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Table 14.2. Laboratory tests during liver transplantation

Arterial blood gas analysis and acid-base state Electrolyte levels (Na+, K+, Ca++, Cl-) Blood glucose level Thromboelastography (TEG)

Platelet count, prothromin time (PT), partial thromboplastin time (PTT), fibrinogen of the inferior vena cava; and yet others use it in virtually all patients. Another technique is side-clamping of the inferior vena cava to allow end-to-side anastomosis of donor cava to recipient cava (piggy-back technique). Although this technique was designed to maintain flow in the inferior vena cava, the side-clamping usually results in a significant reduction in blood flow. Venovenous bypass is infrequently used in pediatric liver transplantation.

Hemodynamic Management

Most anesthesiologists feel that the circulation has to be maintained hyperdy-namic perioperatively in order to maintain tissue perfusion. However, this may not be possible during the anhepatic stage, because venous return is significantly reduced when the inferior vena cava is clamped, even if venovenous bypass is used. During the preanhepatic stage, hypotension is most commonly due to hypovolemia related to bleeding and insensible fluid losses, and is treated by fluid administration. Ionized calcium concentrations should be normalized by the administration of calcium chloride. Determination of RVEDV and transesophageal echocardiography (TEE) may help when the interpretation of more routine hemodynamic monitoring is difficult. Small amounts of vasoconstrictors/inotropic agents (dopamine, epinephrine) are rarely necessary to maintain an adequate perfusion pressure.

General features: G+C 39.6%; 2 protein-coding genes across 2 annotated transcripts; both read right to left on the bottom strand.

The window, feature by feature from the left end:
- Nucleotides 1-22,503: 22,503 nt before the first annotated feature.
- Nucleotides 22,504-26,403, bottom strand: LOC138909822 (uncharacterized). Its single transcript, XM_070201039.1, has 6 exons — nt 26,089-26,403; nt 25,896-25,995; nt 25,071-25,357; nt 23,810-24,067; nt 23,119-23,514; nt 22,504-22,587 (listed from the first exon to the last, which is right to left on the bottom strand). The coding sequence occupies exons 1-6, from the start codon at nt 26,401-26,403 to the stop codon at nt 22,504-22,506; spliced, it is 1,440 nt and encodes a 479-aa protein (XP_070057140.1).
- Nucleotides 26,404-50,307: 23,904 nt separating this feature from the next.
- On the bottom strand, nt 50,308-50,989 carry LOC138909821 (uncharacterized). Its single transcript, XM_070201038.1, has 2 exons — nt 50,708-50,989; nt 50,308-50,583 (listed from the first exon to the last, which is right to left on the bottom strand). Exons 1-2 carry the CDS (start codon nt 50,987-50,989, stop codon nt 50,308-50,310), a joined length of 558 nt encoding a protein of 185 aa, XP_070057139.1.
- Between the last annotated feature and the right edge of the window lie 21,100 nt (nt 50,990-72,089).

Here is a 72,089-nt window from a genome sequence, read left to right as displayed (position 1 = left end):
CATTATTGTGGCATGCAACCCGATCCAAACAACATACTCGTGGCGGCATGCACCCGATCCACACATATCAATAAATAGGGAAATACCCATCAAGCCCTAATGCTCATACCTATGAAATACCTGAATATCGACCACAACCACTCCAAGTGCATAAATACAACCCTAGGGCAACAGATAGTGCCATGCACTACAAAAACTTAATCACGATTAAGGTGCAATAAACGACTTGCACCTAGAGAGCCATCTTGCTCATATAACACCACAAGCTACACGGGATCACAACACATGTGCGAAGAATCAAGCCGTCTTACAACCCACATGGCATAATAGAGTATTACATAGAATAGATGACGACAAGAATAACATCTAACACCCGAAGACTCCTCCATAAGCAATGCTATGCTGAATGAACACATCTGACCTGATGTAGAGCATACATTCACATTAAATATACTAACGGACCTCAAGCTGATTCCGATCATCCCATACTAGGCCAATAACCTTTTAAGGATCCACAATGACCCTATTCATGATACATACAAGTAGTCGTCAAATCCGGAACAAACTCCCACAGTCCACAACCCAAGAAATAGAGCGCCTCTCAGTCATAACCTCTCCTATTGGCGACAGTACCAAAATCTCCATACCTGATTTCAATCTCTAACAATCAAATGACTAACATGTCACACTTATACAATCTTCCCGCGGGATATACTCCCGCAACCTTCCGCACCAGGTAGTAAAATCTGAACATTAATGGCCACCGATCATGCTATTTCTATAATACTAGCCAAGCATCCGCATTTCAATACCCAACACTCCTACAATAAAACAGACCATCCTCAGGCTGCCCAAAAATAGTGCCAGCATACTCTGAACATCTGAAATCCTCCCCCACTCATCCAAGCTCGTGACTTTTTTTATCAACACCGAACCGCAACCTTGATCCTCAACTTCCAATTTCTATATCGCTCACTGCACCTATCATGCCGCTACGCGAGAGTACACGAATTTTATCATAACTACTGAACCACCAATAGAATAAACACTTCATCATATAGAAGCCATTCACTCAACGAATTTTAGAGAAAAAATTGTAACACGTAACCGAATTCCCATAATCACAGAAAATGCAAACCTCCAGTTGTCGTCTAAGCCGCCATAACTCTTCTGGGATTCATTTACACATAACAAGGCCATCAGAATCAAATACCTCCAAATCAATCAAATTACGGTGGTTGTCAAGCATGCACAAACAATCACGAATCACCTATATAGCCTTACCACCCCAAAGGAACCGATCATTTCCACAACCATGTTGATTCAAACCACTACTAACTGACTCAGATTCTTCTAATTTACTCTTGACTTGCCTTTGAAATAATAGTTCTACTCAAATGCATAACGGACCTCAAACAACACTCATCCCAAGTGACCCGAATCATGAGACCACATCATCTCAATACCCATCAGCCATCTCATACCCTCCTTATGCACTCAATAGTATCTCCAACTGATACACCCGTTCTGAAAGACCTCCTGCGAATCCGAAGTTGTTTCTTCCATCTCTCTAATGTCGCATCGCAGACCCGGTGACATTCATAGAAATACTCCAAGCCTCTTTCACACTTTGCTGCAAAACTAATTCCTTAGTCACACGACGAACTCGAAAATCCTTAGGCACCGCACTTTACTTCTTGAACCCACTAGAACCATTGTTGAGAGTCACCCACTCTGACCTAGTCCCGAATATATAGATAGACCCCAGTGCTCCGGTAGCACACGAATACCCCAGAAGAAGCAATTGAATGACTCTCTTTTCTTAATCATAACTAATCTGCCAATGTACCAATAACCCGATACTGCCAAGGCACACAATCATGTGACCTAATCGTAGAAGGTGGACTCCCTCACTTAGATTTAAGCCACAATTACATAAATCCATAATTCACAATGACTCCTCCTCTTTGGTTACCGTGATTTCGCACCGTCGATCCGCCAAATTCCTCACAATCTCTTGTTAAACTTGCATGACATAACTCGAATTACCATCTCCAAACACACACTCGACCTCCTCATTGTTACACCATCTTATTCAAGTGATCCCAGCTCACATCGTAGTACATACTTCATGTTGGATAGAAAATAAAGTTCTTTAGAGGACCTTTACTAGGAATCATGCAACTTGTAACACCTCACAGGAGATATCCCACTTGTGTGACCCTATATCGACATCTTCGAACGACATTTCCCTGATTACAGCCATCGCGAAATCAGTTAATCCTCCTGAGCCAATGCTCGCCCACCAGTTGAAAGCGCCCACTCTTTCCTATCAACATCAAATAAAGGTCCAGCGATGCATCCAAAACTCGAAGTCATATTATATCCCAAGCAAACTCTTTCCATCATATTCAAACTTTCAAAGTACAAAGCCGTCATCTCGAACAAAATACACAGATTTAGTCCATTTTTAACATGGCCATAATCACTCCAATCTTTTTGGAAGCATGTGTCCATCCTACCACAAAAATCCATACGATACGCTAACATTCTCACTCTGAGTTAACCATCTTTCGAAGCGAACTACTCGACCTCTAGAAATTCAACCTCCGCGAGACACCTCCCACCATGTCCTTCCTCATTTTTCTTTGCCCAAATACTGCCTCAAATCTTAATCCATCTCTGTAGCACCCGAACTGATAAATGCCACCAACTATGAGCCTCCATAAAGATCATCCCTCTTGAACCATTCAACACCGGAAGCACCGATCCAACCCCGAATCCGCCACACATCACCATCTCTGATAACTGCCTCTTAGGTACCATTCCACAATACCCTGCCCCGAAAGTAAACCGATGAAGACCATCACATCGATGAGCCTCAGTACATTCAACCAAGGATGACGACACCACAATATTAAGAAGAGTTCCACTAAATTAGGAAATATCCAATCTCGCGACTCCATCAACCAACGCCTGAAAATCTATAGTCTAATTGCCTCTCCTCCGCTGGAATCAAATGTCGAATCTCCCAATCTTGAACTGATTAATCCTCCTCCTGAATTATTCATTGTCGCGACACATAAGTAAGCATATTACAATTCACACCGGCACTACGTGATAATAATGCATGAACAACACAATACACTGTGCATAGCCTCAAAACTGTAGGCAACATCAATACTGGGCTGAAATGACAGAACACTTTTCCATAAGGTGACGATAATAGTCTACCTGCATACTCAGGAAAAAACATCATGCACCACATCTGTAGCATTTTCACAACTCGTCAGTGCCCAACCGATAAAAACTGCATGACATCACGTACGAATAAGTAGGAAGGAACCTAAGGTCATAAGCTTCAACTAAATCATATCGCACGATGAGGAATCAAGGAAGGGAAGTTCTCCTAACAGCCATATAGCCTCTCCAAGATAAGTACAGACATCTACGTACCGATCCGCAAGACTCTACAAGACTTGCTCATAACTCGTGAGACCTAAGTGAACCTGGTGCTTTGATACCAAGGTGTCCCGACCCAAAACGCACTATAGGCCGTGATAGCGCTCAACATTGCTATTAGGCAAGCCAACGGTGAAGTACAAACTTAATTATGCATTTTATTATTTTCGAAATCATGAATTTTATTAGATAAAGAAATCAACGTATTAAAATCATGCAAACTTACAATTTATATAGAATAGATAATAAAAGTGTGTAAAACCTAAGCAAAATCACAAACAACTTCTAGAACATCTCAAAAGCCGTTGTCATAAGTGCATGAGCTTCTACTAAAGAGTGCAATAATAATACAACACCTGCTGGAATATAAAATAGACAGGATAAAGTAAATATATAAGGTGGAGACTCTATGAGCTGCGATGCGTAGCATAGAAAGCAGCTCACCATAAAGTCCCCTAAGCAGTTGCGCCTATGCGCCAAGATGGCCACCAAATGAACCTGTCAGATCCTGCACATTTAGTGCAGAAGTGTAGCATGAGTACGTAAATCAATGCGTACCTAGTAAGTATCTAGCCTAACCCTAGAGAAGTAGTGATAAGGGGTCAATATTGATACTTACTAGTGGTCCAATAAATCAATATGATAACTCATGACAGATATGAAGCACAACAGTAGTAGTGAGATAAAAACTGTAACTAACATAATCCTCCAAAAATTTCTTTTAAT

During the anhepatic stage, when cardiac output is lower, there is a compensatory increase in systemic vascular resistance, usually resulting in preserved blood pressure. There are several different surgical techniques of handling the inferior vena cava during this stage: simple cross-clamping, side-clamping of the inferior vena cava (piggy-back), and the use of venovenous bypass. The latter techniques result in a smaller decrease in the heart's preload. On graft reperfusion, there is more of an increase in venous return with the simple cross-clamping technique, and therefore fluid management before unclamping of the vessels and graft reperfusion has to take this into account to prevent hypervolemia after graft reperfusion.

The neohepatic stage starts with unclamping of the portal vein and inferior vena cava. Graft reperfusion is usually associated with a severe reduction in systemic vascular resistance and an increase in venous return, leading to arterial hypotension in about 30% of the patients. This post-reperfusion syndrome is probably the result of the sudden release of cold, acid, and hyperkalemic solution from the graft, but probably other released substances play a role as well. Usually myocardial contractility seems to be preserved, but some patients may develop

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